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Originally published Thursday, June 17, 2010 at 7:08 PM

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Movie review

'Joan Rivers: A Piece of Work': a revealing portrait of a funny, tough, vulnerable woman

A review of the funny, revealing documentary, "Joan Rivers: A Piece of Work."

Seattle Times movie critic

Movie review 3.5 stars

'Joan Rivers: A Piece of Work,' a documentary by Ricki Stern and Annie Sundberg. 84 minutes. Rated R for language and sexual humor. Harvard Exit.

"Don't you tell me what's funny!" comedian Joan Rivers rages at a heckler at a Wisconsin casino gig, in the revealing documentary "Joan Rivers: A Piece of Work." "Comedy is to make everybody laugh at everything and deal with it!" she says passionately, flying away from her rehearsed shtick and into something that seems, however briefly, to be coming from the heart. "If we didn't laugh, where the hell would we be?"

It's a question that Rivers, who in her mid-70s still works tirelessly on vast stages and tiny comedy clubs, has probably often asked herself, in a long career that has mingled laughs with tragedy and wildly up-and-down fortunes. Filmmakers Ricki Stern and Annie Sundberg followed her around for a year to make this film, which reveals Rivers as a hands-on businesswoman, a loving grandmother, a lonely widow (her husband committed suicide in 1987), a frustrated actress, a generous employer, a showy decorator (her insanely gilded New York apartment, she says, is "how Marie Antoinette would have lived if she had had money"), a vulnerable kvetcher and a born comedian who's only truly happy on stage, shouting out the frequently tasteless yet perfectly timed barbs that are her trademark.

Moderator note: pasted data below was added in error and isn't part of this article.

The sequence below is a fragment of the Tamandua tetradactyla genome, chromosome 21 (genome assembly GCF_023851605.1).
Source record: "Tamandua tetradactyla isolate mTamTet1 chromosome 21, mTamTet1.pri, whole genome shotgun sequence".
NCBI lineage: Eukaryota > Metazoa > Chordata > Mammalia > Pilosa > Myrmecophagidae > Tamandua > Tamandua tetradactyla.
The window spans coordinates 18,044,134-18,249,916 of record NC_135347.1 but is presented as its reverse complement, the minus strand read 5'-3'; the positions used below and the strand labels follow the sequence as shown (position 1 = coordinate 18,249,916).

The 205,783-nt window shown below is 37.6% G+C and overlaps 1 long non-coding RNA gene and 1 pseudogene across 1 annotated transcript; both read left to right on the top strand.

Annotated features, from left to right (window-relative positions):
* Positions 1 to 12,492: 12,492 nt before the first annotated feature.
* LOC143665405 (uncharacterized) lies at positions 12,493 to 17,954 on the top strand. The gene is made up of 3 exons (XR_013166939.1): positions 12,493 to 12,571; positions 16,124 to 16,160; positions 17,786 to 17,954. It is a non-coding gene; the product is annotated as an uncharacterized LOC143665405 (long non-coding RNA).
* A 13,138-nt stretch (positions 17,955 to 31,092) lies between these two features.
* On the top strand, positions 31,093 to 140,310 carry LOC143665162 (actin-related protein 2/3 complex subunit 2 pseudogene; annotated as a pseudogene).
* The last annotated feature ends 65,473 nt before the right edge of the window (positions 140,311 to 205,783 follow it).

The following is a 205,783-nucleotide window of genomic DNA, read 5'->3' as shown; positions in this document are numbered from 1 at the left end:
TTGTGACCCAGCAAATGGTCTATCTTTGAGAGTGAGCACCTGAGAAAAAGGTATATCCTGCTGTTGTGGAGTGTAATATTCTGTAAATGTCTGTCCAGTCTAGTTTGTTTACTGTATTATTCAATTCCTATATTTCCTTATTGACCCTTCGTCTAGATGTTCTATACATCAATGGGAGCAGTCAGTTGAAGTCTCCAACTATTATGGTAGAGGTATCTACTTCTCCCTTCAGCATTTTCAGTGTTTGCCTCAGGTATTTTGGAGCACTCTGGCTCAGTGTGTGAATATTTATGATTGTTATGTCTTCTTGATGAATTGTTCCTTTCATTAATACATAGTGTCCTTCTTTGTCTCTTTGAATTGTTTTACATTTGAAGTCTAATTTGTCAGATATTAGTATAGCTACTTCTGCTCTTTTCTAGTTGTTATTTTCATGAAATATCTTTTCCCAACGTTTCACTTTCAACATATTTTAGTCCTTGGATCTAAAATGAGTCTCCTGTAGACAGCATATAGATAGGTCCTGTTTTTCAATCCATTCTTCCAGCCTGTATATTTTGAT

Because yes, she's funny (just listen to the capper to her Wisconsin diatribe) and laughter seems to be what's gotten her through her darker days — that, and the kind of pragmatism that lets her sit smiling as a parade of comedians tell mean-spirited plastic- surgery jokes about her on a Comedy Central roast. (Why'd she agree to the roast? For the money. And because, well, those who dish it out need, sometimes, to take it.) By the end of Stern and Sundberg's portrait, you feel a great fondness for this tough cookie, who says she plans for her career to outlast George Burns' — who was still working in his mid-90s. Over the end credits, Rivers jokes that the filmmakers were hoping for her to die, so that the film would document her final year. "I'd watch that movie!" she says. And she laughs, and so do we.

Moira Macdonald: 206-464-2725 or mmacdonald@seattletimes.com

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